Iconic math can be expressed in three-dimensional manipulatives and interactive experiences. The Image shows the number 100 if each block were interpreted as multiplying what sits upon it by 2. The linear parens version of the iconic number is ((((((•)•)))•)). If each block were read to multiply what sits upon it by 10, then the image is a representation of the common number 1100100. If each ball were to represent a group of 5, then the number in the image would be 5500500. The iconic rules of transformation for block numbers is the same as the rules on the Parens Notation and the Container Numbers pages. Parens represents iconic numbers in the one-dimensional space of a textual line. Containers represent iconic numbers in the two-dimensional space of a planar page. Blocks represent the same iconic principles in the three-dimensional space of physical objects. By extruding two dimensional containment into a third direction, container numbers are converted into block numbers. The image of nested containment becomes one of stacked height.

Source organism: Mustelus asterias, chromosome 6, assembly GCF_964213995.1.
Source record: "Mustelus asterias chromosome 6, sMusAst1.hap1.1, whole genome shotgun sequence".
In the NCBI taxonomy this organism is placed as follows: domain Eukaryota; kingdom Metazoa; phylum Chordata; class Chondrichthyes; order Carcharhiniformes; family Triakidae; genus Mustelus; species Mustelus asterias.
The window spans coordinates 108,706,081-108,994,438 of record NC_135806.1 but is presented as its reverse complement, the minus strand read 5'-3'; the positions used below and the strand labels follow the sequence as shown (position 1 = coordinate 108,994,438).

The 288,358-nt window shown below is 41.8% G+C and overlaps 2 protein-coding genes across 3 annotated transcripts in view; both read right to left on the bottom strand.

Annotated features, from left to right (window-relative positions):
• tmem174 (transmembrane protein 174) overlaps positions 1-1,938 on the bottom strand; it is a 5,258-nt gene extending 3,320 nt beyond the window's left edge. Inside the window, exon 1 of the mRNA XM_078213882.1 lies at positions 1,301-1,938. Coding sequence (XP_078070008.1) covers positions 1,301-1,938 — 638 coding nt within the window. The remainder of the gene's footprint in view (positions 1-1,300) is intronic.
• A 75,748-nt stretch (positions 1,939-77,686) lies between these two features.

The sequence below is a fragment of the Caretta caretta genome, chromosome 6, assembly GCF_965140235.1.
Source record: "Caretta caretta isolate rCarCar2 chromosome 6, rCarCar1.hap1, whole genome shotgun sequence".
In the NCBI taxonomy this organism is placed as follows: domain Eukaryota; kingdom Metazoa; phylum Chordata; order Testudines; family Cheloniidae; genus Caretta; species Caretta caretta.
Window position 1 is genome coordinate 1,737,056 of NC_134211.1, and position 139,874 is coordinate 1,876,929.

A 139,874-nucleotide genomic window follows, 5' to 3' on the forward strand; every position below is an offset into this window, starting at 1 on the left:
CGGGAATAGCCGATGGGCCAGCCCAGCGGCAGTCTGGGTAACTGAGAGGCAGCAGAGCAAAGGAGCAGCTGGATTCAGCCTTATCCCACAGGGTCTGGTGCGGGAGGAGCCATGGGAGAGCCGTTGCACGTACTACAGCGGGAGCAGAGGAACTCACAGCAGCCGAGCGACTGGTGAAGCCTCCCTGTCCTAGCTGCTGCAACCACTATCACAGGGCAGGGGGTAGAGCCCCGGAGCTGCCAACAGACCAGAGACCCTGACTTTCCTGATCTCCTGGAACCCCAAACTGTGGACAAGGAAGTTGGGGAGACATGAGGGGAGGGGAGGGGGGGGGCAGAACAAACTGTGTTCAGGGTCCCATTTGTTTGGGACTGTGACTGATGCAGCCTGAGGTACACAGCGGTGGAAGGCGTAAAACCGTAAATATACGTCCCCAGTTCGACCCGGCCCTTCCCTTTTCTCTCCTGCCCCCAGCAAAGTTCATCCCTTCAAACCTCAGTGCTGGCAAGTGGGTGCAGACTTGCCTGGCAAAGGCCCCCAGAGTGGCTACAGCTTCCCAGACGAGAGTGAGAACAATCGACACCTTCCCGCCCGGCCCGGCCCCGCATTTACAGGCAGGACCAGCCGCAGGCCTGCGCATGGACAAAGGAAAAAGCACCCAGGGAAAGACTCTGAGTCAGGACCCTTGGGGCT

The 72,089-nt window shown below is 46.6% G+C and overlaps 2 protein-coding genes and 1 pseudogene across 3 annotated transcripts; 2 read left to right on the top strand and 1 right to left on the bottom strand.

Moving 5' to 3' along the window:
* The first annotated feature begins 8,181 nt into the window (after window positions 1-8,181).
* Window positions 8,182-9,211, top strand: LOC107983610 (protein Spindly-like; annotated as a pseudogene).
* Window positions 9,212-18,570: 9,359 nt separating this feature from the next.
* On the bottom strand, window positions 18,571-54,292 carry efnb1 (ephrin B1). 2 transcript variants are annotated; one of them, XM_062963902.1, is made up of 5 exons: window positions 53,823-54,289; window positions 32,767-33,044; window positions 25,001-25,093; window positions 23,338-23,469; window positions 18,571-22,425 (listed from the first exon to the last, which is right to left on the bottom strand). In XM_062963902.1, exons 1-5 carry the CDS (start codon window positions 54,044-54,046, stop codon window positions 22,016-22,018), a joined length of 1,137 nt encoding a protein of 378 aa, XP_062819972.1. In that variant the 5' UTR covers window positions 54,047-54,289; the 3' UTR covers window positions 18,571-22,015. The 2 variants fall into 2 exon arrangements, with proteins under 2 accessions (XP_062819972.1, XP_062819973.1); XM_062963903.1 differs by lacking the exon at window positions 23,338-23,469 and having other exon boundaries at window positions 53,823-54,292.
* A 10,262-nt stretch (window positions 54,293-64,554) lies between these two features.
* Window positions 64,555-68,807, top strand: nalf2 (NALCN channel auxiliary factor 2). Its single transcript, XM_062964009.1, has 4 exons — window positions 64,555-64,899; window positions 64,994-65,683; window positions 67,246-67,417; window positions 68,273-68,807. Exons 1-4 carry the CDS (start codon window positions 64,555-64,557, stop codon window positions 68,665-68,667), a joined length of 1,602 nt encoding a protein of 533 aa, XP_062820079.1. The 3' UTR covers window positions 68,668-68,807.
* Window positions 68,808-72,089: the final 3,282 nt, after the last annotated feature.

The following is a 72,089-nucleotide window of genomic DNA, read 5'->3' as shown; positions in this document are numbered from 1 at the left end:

Here are the whole numbers from –1 to 4 expressed as stack of blocks, with each block multiplying what rests upon it by two. For convenience on the rest of this page stacks of blocks are drawn in two-dimensions, as if looking upon the stack from the side. Conceptually these flatten stacks will be treated as if they were physical objects.
Next we transcribe the iconic transformation rules (Group, Merge and cancel) into behavioral interaction with the blocks. The physical embodiment of numbers as stacks comes with transformations that involve physically moving or removing blocks.
To illustrate these behavioral rules in action, here are the instructions (in blue) of how to standardize a unit-ensemble of four to a base-2 stack.
The up-arrow is the instruction to lift two units into a stack of one unit. The close-arrows instruct to push the blocks together.
This page is under construction, July 2013.
Two examples of block arithmetic addition follow. The first is 5+7.